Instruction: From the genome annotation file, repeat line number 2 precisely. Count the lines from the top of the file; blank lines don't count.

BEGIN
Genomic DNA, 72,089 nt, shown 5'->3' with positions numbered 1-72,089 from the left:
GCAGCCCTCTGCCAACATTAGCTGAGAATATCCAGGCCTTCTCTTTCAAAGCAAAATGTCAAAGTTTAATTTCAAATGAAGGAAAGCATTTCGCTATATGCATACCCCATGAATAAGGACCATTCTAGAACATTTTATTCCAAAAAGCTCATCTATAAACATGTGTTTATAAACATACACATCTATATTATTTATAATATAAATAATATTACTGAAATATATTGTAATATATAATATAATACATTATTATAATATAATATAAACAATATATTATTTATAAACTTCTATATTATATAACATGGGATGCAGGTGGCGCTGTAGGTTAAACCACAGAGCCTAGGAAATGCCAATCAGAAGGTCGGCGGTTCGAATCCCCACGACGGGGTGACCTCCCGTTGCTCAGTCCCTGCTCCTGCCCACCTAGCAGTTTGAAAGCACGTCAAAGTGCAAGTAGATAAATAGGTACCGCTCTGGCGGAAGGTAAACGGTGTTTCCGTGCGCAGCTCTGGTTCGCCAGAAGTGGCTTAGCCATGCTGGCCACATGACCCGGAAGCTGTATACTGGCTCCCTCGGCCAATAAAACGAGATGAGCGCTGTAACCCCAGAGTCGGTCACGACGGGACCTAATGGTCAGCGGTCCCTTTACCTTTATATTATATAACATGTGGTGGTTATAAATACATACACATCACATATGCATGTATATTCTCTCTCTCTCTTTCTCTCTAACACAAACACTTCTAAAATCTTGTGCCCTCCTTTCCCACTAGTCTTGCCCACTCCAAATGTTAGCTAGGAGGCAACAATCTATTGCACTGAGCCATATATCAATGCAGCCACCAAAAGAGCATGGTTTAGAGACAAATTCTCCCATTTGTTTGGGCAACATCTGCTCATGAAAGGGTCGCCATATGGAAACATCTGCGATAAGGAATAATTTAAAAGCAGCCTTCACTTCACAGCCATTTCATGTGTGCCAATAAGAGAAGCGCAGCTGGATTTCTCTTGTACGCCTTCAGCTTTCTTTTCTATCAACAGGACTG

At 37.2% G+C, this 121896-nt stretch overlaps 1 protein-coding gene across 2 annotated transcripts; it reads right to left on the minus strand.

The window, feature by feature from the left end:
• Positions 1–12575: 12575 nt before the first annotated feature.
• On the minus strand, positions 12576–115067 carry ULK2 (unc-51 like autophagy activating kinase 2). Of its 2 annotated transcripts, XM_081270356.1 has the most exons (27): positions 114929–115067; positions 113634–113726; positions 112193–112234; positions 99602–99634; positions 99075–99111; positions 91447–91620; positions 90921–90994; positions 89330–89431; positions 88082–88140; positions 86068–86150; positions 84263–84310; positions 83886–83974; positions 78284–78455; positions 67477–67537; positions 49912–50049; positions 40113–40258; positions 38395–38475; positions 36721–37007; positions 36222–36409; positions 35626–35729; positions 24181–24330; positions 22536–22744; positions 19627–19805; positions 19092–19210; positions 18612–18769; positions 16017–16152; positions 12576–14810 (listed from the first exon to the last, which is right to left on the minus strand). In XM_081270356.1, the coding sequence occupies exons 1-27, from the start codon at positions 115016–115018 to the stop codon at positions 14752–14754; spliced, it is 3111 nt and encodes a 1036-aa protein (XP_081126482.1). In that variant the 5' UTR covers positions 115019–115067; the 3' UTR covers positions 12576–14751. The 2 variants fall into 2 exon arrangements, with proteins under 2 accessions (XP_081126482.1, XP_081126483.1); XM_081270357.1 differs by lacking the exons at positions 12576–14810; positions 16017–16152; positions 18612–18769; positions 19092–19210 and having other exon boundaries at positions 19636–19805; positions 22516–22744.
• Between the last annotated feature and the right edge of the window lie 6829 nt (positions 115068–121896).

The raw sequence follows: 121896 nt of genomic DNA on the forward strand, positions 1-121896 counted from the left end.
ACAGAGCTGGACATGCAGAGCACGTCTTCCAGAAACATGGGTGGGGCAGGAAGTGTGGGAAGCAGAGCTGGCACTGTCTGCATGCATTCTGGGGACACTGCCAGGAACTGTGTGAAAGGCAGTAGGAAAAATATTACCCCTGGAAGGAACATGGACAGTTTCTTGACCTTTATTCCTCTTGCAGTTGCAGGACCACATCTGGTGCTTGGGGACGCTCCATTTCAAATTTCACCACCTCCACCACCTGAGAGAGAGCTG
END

GCAGCCCTCTGCCAACATTAGCTGAGAATATCCAGGCCTTCTCTTTCAAAGCAAAATGTCAAAGTTTAATTTCAAATGAAGGAAAGCATTTCGCTATATGCATACCCCATGAATAAGGACCATTCTAGAACATTTTATTCCAAAAAGCTCATCTATAAACATGTGTTTATAAACATACACATCTATATTATTTATAATATAAATAATATTACTGAAATATATTGTAATATATAATATAATACATTATTATAATATAATATAAACAATATATTATTTATAAACTTCTATATTATATAACATGGGATGCAGGTGGCGCTGTAGGTTAAACCACAGAGCCTAGGAAATGCCAATCAGAAGGTCGGCGGTTCGAATCCCCACGACGGGGTGACCTCCCGTTGCTCAGTCCCTGCTCCTGCCCACCTAGCAGTTTGAAAGCACGTCAAAGTGCAAGTAGATAAATAGGTACCGCTCTGGCGGAAGGTAAACGGTGTTTCCGTGCGCAGCTCTGGTTCGCCAGAAGTGGCTTAGCCATGCTGGCCACATGACCCGGAAGCTGTATACTGGCTCCCTCGGCCAATAAAACGAGATGAGCGCTGTAACCCCAGAGTCGGTCACGACGGGACCTAATGGTCAGCGGTCCCTTTACCTTTATATTATATAACATGTGGTGGTTATAAATACATACACATCACATATGCATGTATATTCTCTCTCTCTCTTTCTCTCTAACACAAACACTTCTAAAATCTTGTGCCCTCCTTTCCCACTAGTCTTGCCCACTCCAAATGTTAGCTAGGAGGCAACAATCTATTGCACTGAGCCATATATCAATGCAGCCACCAAAAGAGCATGGTTTAGAGACAAATTCTCCCATTTGTTTGGGCAACATCTGCTCATGAAAGGGTCGCCATATGGAAACATCTGCGATAAGGAATAATTTAAAAGCAGCCTTCACTTCACAGCCATTTCATGTGTGCCAATAAGAGAAGCGCAGCTGGATTTCTCTTGTACGCCTTCAGCTTTCTTTTCTATCAACAGGACTG